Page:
"strong La Nina events drop the Earth’s average temperature around one degree Fahrenheit" "The most recent La Nina developed in the spring of 2007, and persisted until the early summer of 2008. The global average temperature fell one degree Fahrenheit in that period of time, equal to all of the warming of the last 100 years!"

Two points of correction:

  1. Global temperatures during La Niña tend to be about 0.1 C cooler than average (not 0.6 C as Art states; just look at the global temperature graph below).
  2. Global warming over the last 100 years was more like 0.8 C (not 0.55 C). 

To state the obvious, the ENSO cycle is a primary driver of inter-annual climate variability, particularly global surface temperatures. I think the source of Art's confusion is that he doesn't understand the difference between instantaneous global temperature averages and longer term temperature trends (which is what climate change is all about).  As I explained above, the observed cooling during a La Niña does not equal the warming over the last century (it doesn't even equal the warming over the last few decades). But that point is largely immaterial since when this La Niña phase ends, the instantaneous average will go back up to where the long term trend (or running average) lies, i.e., the cooling effect is temporary.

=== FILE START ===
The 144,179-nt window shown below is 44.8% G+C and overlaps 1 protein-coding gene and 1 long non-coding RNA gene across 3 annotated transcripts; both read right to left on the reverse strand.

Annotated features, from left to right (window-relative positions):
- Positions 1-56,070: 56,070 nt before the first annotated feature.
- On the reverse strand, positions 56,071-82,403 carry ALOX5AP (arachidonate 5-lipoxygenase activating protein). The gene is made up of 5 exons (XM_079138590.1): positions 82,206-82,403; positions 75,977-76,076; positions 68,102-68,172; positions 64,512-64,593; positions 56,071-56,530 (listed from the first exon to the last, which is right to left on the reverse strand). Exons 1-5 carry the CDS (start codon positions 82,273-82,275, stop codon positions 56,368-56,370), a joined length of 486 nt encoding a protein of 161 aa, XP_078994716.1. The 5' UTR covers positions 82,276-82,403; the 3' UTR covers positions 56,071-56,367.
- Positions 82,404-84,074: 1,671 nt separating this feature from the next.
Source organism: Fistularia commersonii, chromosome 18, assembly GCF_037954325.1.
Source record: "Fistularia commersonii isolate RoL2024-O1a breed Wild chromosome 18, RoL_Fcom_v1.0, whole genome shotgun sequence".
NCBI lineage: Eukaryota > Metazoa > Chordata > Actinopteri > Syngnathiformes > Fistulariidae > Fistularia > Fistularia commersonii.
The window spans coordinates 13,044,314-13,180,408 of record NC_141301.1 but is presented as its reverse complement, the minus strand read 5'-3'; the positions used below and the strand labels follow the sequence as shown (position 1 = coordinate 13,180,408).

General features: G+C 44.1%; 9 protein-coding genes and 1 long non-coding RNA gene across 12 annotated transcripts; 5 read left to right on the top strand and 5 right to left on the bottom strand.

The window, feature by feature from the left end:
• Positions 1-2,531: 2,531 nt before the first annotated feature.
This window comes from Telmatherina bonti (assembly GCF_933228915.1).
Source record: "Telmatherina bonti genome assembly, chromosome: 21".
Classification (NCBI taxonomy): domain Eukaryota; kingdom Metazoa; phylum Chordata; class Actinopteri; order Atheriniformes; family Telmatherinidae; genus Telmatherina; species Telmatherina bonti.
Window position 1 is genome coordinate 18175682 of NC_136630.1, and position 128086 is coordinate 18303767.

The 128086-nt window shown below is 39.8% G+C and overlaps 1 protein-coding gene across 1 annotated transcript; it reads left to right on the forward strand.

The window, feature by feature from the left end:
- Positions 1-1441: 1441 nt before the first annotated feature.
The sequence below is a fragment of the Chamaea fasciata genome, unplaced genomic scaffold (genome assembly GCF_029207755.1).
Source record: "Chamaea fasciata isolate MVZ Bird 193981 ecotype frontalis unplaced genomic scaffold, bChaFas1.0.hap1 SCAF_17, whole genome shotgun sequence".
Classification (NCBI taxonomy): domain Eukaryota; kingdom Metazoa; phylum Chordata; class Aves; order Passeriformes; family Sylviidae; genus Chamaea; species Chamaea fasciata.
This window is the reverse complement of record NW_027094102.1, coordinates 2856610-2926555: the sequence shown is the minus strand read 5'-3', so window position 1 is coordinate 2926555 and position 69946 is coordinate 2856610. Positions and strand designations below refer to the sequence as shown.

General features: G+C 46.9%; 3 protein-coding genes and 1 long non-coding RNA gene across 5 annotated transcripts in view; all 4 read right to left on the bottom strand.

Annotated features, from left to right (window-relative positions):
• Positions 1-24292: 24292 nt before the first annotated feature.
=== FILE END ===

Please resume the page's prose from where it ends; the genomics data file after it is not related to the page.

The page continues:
Fig 3. Instrumental record of global average temperatures as compiled by the NASA's Goddard Institute for Space Studiesfrom Global Warming Art

Furthermore, this is all just quibbling about terrestrial surface temperatures, when all the action is in the ocean, which are absorbing >90% of the excess heat being retained by the greenhouse gas blanket (Fig 4). Only about 2% of the excess heat is going into warming the surface air.